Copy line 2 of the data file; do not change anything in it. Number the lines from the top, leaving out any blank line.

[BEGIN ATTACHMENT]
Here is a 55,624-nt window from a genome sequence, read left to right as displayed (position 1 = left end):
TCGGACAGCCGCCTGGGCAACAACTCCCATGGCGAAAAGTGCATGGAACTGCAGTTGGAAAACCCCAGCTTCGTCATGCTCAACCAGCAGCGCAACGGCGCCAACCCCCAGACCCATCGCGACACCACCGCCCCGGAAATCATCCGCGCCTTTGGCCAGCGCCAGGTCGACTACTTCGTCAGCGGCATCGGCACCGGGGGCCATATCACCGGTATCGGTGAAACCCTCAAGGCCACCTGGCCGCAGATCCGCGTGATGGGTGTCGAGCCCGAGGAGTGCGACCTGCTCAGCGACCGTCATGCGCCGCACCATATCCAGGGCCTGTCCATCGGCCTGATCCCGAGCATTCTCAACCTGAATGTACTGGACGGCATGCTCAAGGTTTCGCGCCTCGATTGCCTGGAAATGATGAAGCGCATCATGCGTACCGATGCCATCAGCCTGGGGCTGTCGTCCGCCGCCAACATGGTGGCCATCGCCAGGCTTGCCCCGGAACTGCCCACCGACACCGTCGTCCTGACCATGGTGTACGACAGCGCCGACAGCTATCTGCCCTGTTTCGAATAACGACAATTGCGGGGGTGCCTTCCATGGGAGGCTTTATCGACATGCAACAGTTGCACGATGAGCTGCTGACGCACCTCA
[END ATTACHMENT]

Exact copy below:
TCGGACAGCCGCCTGGGCAACAACTCCCATGGCGAAAAGTGCATGGAACTGCAGTTGGAAAACCCCAGCTTCGTCATGCTCAACCAGCAGCGCAACGGCGCCAACCCCCAGACCCATCGCGACACCACCGCCCCGGAAATCATCCGCGCCTTTGGCCAGCGCCAGGTCGACTACTTCGTCAGCGGCATCGGCACCGGGGGCCATATCACCGGTATCGGTGAAACCCTCAAGGCCACCTGGCCGCAGATCCGCGTGATGGGTGTCGAGCCCGAGGAGTGCGACCTGCTCAGCGACCGTCATGCGCCGCACCATATCCAGGGCCTGTCCATCGGCCTGATCCCGAGCATTCTCAACCTGAATGTACTGGACGGCATGCTCAAGGTTTCGCGCCTCGATTGCCTGGAAATGATGAAGCGCATCATGCGTACCGATGCCATCAGCCTGGGGCTGTCGTCCGCCGCCAACATGGTGGCCATCGCCAGGCTTGCCCCGGAACTGCCCACCGACACCGTCGTCCTGACCATGGTGTACGACAGCGCCGACAGCTATCTGCCCTGTTTCGAATAACGACAATTGCGGGGGTGCCTTCCATGGGAGGCTTTATCGACATGCAACAGTTGCACGATGAGCTGCTGACGCACCTCA